Crackberries Go Wacked, Downloaders Get Smacked, and Intel's Been Jacked
Quite a bit went on yesterday, from outages to oustings to the outrageous, and we're here to make sure you're kept in the loop. And away we go!
First up was a brief revival of last year's hit musical "Oh God, my smartphone is dead" as RIM's Blackberry network bit the big one for a second time in less than a year, leaving millions of addicts — including a certain Leader of the Free World who shall remain nameless — without their beloved Crackberries. RIM — anybody else think they should rename it RIP? — is blaming it on a routine upgrade gone wrong, but we're thinking it's time to switch to Android, 'cause everyone knows crack is wack.
Speaking of all things wack, the UK is planning an ISP-level game of Wack-A-Mole with file-sharers under a new proposal that would require ISPs to disconnect users who access pirated materials under a three-strikes-you're-out system. The ISPs say the plan just isn't cricket, as cutting off pirates could cost them billions of pounds in lost revenues. Meanwhile, New York is moving to cut off registered sex offenders from sites like MySpace and Facebook, which frequently act as an online smorgasbord for predators. The plan — which would require registered offenders to hand over their screen-names to the government so they can be blocked by social networks — seems a bit naïve given the technical loopholes available online, but if passed would be the first of its kind.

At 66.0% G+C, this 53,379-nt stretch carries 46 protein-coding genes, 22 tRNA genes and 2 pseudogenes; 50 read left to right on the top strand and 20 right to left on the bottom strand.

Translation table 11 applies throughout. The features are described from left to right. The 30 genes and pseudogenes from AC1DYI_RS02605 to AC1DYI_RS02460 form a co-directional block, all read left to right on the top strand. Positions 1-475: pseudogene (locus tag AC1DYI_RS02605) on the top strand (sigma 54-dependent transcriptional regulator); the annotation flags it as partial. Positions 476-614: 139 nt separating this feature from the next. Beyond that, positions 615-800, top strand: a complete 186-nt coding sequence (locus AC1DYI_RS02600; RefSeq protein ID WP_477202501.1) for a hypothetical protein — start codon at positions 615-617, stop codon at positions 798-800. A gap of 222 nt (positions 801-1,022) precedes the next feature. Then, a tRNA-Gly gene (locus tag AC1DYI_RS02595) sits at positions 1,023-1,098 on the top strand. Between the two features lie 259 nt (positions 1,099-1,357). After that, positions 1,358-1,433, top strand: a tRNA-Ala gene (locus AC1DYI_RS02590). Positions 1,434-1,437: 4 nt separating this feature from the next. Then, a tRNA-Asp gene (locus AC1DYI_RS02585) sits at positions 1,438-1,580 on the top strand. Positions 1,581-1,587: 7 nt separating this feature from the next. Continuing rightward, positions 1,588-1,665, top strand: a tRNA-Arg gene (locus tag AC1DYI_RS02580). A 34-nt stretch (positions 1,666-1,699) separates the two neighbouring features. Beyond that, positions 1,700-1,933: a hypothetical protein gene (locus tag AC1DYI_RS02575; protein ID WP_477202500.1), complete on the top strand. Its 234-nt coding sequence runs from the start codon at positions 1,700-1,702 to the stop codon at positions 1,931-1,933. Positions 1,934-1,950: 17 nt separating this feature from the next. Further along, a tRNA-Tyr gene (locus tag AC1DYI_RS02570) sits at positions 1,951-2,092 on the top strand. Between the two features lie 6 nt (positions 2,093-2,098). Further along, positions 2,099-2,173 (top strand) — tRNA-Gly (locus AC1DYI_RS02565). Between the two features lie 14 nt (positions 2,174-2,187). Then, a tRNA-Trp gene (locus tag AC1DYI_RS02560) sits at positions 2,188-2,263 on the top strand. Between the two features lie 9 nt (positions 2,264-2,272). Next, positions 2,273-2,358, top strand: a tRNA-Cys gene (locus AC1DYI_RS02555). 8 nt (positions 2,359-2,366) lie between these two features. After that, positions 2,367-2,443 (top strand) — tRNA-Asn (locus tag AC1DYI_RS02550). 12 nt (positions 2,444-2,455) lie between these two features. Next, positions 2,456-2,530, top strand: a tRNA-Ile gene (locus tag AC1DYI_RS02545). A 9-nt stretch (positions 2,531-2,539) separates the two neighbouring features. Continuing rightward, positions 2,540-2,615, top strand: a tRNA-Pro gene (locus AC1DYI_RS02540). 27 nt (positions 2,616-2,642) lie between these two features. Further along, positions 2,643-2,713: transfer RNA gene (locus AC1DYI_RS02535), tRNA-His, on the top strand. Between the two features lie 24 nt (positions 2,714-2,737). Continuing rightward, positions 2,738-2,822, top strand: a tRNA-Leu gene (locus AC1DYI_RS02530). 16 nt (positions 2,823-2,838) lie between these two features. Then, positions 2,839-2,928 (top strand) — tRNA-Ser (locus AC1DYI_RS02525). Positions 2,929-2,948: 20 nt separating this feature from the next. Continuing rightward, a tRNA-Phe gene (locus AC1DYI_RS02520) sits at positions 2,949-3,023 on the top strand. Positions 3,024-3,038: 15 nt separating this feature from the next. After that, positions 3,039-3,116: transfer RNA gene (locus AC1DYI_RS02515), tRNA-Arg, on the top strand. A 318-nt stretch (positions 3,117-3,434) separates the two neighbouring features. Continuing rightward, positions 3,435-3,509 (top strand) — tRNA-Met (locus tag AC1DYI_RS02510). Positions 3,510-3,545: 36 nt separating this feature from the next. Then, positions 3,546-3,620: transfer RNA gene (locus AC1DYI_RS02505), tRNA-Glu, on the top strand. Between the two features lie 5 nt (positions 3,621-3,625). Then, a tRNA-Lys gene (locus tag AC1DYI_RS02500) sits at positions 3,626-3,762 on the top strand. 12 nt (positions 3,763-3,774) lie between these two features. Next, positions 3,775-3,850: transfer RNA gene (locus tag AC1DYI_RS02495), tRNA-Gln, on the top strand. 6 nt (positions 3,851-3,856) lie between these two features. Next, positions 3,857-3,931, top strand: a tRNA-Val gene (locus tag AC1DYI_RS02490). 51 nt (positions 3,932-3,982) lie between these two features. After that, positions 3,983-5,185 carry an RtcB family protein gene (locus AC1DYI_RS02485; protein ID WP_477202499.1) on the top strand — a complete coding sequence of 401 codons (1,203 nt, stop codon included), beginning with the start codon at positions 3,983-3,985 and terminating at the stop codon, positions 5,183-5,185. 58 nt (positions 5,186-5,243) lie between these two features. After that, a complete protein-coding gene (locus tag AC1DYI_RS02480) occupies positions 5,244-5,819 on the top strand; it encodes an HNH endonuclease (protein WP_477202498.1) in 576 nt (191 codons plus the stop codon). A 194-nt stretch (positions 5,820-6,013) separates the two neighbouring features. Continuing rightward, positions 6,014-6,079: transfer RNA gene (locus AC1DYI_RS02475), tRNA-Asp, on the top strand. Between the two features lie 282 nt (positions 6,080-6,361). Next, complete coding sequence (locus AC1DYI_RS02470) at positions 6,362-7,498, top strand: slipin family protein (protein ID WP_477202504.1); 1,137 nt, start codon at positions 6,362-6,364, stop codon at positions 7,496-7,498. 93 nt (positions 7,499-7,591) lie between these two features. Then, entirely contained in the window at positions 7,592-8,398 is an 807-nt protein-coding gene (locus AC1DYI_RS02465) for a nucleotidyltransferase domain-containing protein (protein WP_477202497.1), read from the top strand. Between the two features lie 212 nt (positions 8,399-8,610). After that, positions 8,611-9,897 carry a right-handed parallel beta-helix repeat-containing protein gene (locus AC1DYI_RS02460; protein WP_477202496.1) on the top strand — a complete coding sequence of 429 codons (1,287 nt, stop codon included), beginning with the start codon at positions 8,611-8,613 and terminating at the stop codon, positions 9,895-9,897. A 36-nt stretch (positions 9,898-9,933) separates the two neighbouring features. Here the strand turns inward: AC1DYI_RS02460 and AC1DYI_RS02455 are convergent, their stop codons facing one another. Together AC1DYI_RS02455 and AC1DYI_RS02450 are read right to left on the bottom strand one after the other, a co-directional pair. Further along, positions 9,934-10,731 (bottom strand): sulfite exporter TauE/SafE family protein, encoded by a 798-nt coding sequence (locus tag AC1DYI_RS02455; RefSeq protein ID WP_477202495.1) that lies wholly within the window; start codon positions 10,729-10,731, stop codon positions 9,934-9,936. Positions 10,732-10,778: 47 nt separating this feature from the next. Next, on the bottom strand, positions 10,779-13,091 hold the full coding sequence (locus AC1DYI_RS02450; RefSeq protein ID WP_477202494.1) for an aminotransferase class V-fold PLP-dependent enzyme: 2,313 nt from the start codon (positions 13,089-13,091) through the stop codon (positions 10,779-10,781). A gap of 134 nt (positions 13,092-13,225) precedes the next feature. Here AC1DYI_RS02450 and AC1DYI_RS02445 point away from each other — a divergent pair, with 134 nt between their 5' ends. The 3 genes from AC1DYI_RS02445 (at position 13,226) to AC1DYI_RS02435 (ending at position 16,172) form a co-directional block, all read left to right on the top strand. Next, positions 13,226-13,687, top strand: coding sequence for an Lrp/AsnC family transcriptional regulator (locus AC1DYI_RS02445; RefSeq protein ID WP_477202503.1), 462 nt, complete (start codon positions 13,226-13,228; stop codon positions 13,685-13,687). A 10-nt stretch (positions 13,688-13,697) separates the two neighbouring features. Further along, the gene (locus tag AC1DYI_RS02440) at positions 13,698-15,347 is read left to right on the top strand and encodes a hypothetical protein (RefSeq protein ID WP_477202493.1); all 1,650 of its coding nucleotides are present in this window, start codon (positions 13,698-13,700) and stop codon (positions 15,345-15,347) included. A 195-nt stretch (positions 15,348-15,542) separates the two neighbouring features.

While we're on the subject of government regulation, Intel's German offices felt the sting of regulation yesterday as EU investigators raided several locations and and collected evidence for the Commission's ongoing anti-trust probe. Intel says it's "cooperating," but we suspect that means "hiding the evidence while they climb the stairs." Comcast, meanwhile, has , admitting openly to the practice in their response to the FCC's probe, despite several months spent denying the practice to everyone from customers to Congress. Here's hoping they get what they deserve.
Last but not least, it's your daily dose of Yahoo news, with the shocking announcement that the stock-picker in charge of the investment fund that owns the second-largest share of Yahoo wants Microsoft to offer more money. Gasp — how could we not have seen that coming, a stockbroker wanting to sell high? Meanwhile, Yahoo finally scored one on their arch-competitor, convincing T-Mobile to drop Google for Yahoo as fast asStarbucks dropped T-Mobile for AT&T. The day wasn't a total bust for the number-one searcher, though, as Nokia announced they still have love for Big Daddy G.
That's about all the wack we can take, so we're out.